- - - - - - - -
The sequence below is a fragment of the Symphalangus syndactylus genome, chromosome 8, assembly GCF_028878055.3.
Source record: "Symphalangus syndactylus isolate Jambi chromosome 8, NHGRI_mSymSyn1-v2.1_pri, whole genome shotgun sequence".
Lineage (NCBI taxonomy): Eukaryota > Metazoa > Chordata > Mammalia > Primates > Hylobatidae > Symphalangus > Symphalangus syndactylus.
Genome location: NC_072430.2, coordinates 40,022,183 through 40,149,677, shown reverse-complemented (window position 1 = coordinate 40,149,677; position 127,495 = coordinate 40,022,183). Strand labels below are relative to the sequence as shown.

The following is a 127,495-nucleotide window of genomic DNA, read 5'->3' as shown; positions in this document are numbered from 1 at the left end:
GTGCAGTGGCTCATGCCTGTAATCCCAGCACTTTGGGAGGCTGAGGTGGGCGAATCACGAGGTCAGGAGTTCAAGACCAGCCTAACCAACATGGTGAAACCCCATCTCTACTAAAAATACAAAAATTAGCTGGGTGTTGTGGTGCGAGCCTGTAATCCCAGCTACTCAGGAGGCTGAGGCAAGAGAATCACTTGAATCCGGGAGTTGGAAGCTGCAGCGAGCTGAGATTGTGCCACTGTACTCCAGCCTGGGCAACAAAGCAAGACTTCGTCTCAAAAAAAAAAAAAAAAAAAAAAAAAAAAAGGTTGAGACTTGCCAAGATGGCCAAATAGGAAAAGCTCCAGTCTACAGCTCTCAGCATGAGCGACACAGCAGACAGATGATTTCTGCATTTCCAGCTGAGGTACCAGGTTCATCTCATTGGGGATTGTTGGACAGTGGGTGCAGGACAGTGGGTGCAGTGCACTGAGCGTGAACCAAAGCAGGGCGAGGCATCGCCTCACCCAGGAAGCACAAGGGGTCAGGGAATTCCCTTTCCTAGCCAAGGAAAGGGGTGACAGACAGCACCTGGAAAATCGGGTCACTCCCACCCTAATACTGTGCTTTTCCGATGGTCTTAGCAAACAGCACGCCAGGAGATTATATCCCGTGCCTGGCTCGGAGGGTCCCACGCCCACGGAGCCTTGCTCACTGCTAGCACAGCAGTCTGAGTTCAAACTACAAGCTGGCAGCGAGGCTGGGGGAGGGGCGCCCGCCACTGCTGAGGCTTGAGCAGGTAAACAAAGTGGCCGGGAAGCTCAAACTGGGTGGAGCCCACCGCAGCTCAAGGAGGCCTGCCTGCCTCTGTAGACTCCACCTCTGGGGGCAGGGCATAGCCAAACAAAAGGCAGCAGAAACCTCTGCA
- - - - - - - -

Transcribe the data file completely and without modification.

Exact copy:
The sequence below is a fragment of the Symphalangus syndactylus genome, chromosome 8, assembly GCF_028878055.3.
Source record: "Symphalangus syndactylus isolate Jambi chromosome 8, NHGRI_mSymSyn1-v2.1_pri, whole genome shotgun sequence".
Lineage (NCBI taxonomy): Eukaryota > Metazoa > Chordata > Mammalia > Primates > Hylobatidae > Symphalangus > Symphalangus syndactylus.
Genome location: NC_072430.2, coordinates 40,022,183 through 40,149,677, shown reverse-complemented (window position 1 = coordinate 40,149,677; position 127,495 = coordinate 40,022,183). Strand labels below are relative to the sequence as shown.

The following is a 127,495-nucleotide window of genomic DNA, read 5'->3' as shown; positions in this document are numbered from 1 at the left end:
GTGCAGTGGCTCATGCCTGTAATCCCAGCACTTTGGGAGGCTGAGGTGGGCGAATCACGAGGTCAGGAGTTCAAGACCAGCCTAACCAACATGGTGAAACCCCATCTCTACTAAAAATACAAAAATTAGCTGGGTGTTGTGGTGCGAGCCTGTAATCCCAGCTACTCAGGAGGCTGAGGCAAGAGAATCACTTGAATCCGGGAGTTGGAAGCTGCAGCGAGCTGAGATTGTGCCACTGTACTCCAGCCTGGGCAACAAAGCAAGACTTCGTCTCAAAAAAAAAAAAAAAAAAAAAAAAAAAAAGGTTGAGACTTGCCAAGATGGCCAAATAGGAAAAGCTCCAGTCTACAGCTCTCAGCATGAGCGACACAGCAGACAGATGATTTCTGCATTTCCAGCTGAGGTACCAGGTTCATCTCATTGGGGATTGTTGGACAGTGGGTGCAGGACAGTGGGTGCAGTGCACTGAGCGTGAACCAAAGCAGGGCGAGGCATCGCCTCACCCAGGAAGCACAAGGGGTCAGGGAATTCCCTTTCCTAGCCAAGGAAAGGGGTGACAGACAGCACCTGGAAAATCGGGTCACTCCCACCCTAATACTGTGCTTTTCCGATGGTCTTAGCAAACAGCACGCCAGGAGATTATATCCCGTGCCTGGCTCGGAGGGTCCCACGCCCACGGAGCCTTGCTCACTGCTAGCACAGCAGTCTGAGTTCAAACTACAAGCTGGCAGCGAGGCTGGGGGAGGGGCGCCCGCCACTGCTGAGGCTTGAGCAGGTAAACAAAGTGGCCGGGAAGCTCAAACTGGGTGGAGCCCACCGCAGCTCAAGGAGGCCTGCCTGCCTCTGTAGACTCCACCTCTGGGGGCAGGGCATAGCCAAACAAAAGGCAGCAGAAACCTCTGCA